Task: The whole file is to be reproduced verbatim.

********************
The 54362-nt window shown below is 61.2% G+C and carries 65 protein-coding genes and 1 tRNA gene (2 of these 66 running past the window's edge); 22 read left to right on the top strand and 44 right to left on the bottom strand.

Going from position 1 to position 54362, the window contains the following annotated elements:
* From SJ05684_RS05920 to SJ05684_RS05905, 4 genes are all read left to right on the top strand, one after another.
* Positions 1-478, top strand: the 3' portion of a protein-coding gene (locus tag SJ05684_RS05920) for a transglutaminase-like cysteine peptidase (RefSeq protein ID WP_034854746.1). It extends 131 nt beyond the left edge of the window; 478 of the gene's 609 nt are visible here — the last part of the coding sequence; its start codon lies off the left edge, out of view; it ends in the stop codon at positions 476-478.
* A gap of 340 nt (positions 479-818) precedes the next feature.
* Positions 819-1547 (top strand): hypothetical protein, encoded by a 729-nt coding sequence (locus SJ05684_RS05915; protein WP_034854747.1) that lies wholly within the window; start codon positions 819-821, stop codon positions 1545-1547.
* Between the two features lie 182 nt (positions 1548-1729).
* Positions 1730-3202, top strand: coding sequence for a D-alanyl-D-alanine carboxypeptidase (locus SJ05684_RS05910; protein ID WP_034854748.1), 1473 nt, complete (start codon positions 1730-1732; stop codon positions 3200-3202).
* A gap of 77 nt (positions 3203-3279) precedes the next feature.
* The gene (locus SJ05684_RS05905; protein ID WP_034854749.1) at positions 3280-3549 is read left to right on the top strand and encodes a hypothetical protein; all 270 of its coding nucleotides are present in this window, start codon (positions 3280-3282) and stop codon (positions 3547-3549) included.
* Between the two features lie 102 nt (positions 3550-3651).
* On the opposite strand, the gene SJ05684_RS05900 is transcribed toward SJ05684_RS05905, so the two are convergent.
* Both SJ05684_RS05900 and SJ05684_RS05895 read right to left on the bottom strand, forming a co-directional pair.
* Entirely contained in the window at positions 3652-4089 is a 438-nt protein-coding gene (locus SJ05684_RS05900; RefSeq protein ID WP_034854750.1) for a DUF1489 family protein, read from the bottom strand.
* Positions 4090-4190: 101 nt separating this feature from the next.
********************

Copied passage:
The 54362-nt window shown below is 61.2% G+C and carries 65 protein-coding genes and 1 tRNA gene (2 of these 66 running past the window's edge); 22 read left to right on the top strand and 44 right to left on the bottom strand.

Going from position 1 to position 54362, the window contains the following annotated elements:
* From SJ05684_RS05920 to SJ05684_RS05905, 4 genes are all read left to right on the top strand, one after another.
* Positions 1-478, top strand: the 3' portion of a protein-coding gene (locus tag SJ05684_RS05920) for a transglutaminase-like cysteine peptidase (RefSeq protein ID WP_034854746.1). It extends 131 nt beyond the left edge of the window; 478 of the gene's 609 nt are visible here — the last part of the coding sequence; its start codon lies off the left edge, out of view; it ends in the stop codon at positions 476-478.
* A gap of 340 nt (positions 479-818) precedes the next feature.
* Positions 819-1547 (top strand): hypothetical protein, encoded by a 729-nt coding sequence (locus SJ05684_RS05915; protein WP_034854747.1) that lies wholly within the window; start codon positions 819-821, stop codon positions 1545-1547.
* Between the two features lie 182 nt (positions 1548-1729).
* Positions 1730-3202, top strand: coding sequence for a D-alanyl-D-alanine carboxypeptidase (locus SJ05684_RS05910; protein ID WP_034854748.1), 1473 nt, complete (start codon positions 1730-1732; stop codon positions 3200-3202).
* A gap of 77 nt (positions 3203-3279) precedes the next feature.
* The gene (locus SJ05684_RS05905; protein ID WP_034854749.1) at positions 3280-3549 is read left to right on the top strand and encodes a hypothetical protein; all 270 of its coding nucleotides are present in this window, start codon (positions 3280-3282) and stop codon (positions 3547-3549) included.
* Between the two features lie 102 nt (positions 3550-3651).
* On the opposite strand, the gene SJ05684_RS05900 is transcribed toward SJ05684_RS05905, so the two are convergent.
* Both SJ05684_RS05900 and SJ05684_RS05895 read right to left on the bottom strand, forming a co-directional pair.
* Entirely contained in the window at positions 3652-4089 is a 438-nt protein-coding gene (locus SJ05684_RS05900; RefSeq protein ID WP_034854750.1) for a DUF1489 family protein, read from the bottom strand.
* Positions 4090-4190: 101 nt separating this feature from the next.